I had an interesting chat with my children this morning. It’s the school holidays and I decided to take them out for a cafe breakfast and catch up over hot chocolate. I asked them what the the best and worst parts of school have been. Both told me that the worst part is when they get things wrong. Both feel anxious at the prospect of not ‘getting it right’ and it got me thinking.
My generation of parents is so praise-driven – often to the point of absurdity. We are so afraid of the dreaded “low self-esteem” that we have become a generation of parents who praise mediocrity. They try to catch a ball, but miss and we shout “Great job!” The thing is, it wasn’t a great job. Sure, it was a good try, but great? Nope. Our kids get certificates for participation, they get medals for giving it a go. All lovely ideas, in theory, but in my mind, a sure-fire way to ensure our kids will never achieve their potential. If we tell them they are brilliant when they are average, will they ever aspire to true greatness? Will they even know they have it in them.
Look on the wall of any kindergarten classroom and you’ll find a list of rules like this:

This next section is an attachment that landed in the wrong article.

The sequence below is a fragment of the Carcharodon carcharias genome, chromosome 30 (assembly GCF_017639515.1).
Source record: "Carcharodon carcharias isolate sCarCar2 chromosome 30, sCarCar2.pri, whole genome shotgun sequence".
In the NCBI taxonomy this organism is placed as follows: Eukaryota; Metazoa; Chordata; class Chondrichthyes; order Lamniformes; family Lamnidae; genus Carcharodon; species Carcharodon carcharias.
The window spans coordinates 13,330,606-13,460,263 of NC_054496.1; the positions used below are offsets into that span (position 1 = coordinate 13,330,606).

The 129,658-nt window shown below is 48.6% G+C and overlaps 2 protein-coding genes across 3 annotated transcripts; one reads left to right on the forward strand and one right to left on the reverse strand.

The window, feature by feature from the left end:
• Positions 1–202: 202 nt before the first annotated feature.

From the minute they enter the school system, our kids are taught how to be good, play fair, be nice. It’s wonderful and delightful and, well, unrealistic.
I was the mother who mirrored those rules at home. I made damned sure my children said please and thank-you. I always facilitated sharing and turn-taking. We spoke about weapon-words and how to ask for things nicely and how snatching toys was bad. When my children started to fight with one another, I always jumped right in and mediated so they could learn that it’s not necessary to be mean. We did a lot of role-playing.
How very naive. Not to mention short-sighted.
“Why?”, you ask.